On October 1, 2019, the University of Malaga (UMA) became the Spanish partner of the ARISTOTLE-ENHSP consortium, a project funded by the European Civil Protection and Humanitarian Aid Operations of the European Commission (ECHO). The objective of this project is to provide 24/7 scientific advice on various hazards and natural disasters to the Emergency Response Coordination Center (ERCC). The role of UMA in the ARISTOTLE project is the implementation, in collaboration with National Institute of Geophysics and Volcanology (INGV), of the Tsunami Service. Both UMA and INGV are partners of ChEESE Consortium.
The objective of this service is to provide an early estimate of the magnitude of a tsunami event anywhere in the world and in the shortest possible time. This estimate will allow the ERCC to begin preparing with a response adjusted to the extent of the event that has just occurred, even before receiving an official request for help. This will allow shorter response times and adequate preparation adjusted to the natural disaster magnitude that is taking place. Therefore, it is not an early warning system, a task that falls to the Spanish National Geographic Institute (IGN) in the case of Spain or INGV in the case of Italy.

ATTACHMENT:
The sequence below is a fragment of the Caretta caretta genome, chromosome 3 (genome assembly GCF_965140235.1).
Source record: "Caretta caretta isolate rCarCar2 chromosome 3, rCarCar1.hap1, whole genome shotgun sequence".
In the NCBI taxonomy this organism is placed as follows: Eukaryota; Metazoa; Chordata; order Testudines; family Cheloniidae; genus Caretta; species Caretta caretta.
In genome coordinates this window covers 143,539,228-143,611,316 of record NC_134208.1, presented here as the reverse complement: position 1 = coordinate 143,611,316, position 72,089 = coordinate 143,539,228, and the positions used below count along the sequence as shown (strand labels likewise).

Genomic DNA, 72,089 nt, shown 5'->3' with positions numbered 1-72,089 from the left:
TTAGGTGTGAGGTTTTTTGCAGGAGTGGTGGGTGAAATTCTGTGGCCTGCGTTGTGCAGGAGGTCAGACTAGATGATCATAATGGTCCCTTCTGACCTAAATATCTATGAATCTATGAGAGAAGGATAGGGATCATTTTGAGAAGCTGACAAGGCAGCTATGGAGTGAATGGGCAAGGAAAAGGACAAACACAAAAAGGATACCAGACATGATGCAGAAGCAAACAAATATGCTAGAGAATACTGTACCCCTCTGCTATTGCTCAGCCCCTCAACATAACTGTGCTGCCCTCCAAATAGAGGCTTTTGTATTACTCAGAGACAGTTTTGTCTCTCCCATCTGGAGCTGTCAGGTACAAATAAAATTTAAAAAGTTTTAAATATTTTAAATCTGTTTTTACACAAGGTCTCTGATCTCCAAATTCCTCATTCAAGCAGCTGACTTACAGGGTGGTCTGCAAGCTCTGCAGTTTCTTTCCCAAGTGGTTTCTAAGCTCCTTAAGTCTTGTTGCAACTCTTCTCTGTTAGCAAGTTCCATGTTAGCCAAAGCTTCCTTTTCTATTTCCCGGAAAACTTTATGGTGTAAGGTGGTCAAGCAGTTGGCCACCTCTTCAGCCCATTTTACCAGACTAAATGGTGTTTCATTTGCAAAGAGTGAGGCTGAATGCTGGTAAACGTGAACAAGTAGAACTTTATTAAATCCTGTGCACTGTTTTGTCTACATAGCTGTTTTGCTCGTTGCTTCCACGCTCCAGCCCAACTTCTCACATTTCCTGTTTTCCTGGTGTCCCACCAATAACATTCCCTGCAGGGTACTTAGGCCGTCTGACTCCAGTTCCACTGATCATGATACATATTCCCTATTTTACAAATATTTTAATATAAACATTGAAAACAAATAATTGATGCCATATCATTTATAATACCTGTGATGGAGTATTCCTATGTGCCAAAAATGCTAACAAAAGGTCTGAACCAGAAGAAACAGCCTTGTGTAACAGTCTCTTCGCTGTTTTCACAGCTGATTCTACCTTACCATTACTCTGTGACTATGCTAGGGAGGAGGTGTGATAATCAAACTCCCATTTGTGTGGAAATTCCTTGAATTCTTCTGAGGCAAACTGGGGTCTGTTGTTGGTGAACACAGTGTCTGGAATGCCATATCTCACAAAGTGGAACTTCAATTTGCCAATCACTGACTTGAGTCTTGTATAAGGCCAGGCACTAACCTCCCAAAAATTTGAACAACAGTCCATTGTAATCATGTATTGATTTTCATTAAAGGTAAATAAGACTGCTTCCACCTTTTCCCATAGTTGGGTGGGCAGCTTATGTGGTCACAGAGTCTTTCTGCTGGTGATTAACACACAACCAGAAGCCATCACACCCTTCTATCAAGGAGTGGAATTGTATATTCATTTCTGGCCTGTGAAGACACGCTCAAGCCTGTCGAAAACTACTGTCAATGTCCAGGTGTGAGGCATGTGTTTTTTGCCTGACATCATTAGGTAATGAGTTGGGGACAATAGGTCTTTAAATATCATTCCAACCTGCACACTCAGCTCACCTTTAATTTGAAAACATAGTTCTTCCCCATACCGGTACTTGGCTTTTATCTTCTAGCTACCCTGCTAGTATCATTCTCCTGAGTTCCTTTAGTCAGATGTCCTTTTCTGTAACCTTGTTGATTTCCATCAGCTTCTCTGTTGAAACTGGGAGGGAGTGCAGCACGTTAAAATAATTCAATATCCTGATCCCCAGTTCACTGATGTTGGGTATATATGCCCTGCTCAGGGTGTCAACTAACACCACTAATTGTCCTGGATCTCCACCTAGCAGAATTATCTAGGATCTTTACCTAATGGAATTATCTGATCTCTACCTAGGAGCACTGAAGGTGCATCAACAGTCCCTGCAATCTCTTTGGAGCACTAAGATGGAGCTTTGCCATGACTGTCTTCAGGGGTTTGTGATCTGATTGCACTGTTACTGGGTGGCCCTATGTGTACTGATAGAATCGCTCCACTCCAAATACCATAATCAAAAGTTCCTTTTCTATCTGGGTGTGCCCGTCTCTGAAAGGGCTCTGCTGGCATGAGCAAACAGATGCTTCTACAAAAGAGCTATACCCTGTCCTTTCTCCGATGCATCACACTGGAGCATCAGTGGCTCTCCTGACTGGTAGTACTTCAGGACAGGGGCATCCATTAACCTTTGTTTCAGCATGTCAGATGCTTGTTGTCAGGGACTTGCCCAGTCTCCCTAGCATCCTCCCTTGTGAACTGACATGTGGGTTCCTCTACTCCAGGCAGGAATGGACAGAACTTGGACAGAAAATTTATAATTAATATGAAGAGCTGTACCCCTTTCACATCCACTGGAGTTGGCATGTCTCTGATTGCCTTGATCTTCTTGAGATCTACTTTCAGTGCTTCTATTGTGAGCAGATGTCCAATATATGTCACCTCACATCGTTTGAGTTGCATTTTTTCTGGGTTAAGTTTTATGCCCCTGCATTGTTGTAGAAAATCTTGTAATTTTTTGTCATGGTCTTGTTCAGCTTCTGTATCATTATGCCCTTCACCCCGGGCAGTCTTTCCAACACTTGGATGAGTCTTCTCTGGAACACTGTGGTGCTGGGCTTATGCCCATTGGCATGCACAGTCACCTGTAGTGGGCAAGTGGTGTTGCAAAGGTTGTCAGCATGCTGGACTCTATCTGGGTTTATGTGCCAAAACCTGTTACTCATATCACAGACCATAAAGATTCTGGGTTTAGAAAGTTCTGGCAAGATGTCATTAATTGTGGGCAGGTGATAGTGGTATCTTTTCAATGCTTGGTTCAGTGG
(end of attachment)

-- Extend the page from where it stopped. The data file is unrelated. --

The system will work completely automatically, 24 hours a day, 7 days a week. Once a submarine earthquake is detected and its location, magnitude and depth of the hypocenter is determined, the knowledge of historical seismicity allows us to get an idea of its tsunamigenic potential. All this information is collected at INGV in Rome and is sent through a secure protocol to UMA, to a computing cluster located in the Central Computing Service (SCI) of the university. It is possible to offer this service thanks to the great stability of UMA internet connectivity, provided by RedIRIS, as a Spanish academic and research network. Once the information has been received from INGV, all the necessary elements for the calculation are automatically generated and the necessary simulations will be launched using the UMA's own code, Tsunami-HySEA, the world reference in tsunami simulation. These numerical simulations provide all the necessary information about the arrival times of the tsunami to nearby coasts and an estimate of its hazard and destructive potential. Once generated, all this information is sent automatically to INGV in Rome, appearing instantaneously in the web system of the ARISTOTLE project, called Scientific Products Archiving and Documents Assembly (SPADA). From then on the ERCC will have in its hands very valuable information that will be used to anticipate the kind of help that will likely be requested by affected countries. All of this is thanks to a software developed in UMA and the participation of the EDANYA group in this project. In the future, this system will work together (as a backup system) in both Malaga and Rome, once UMA transfers the technology developed in its university to INGV and ERCC.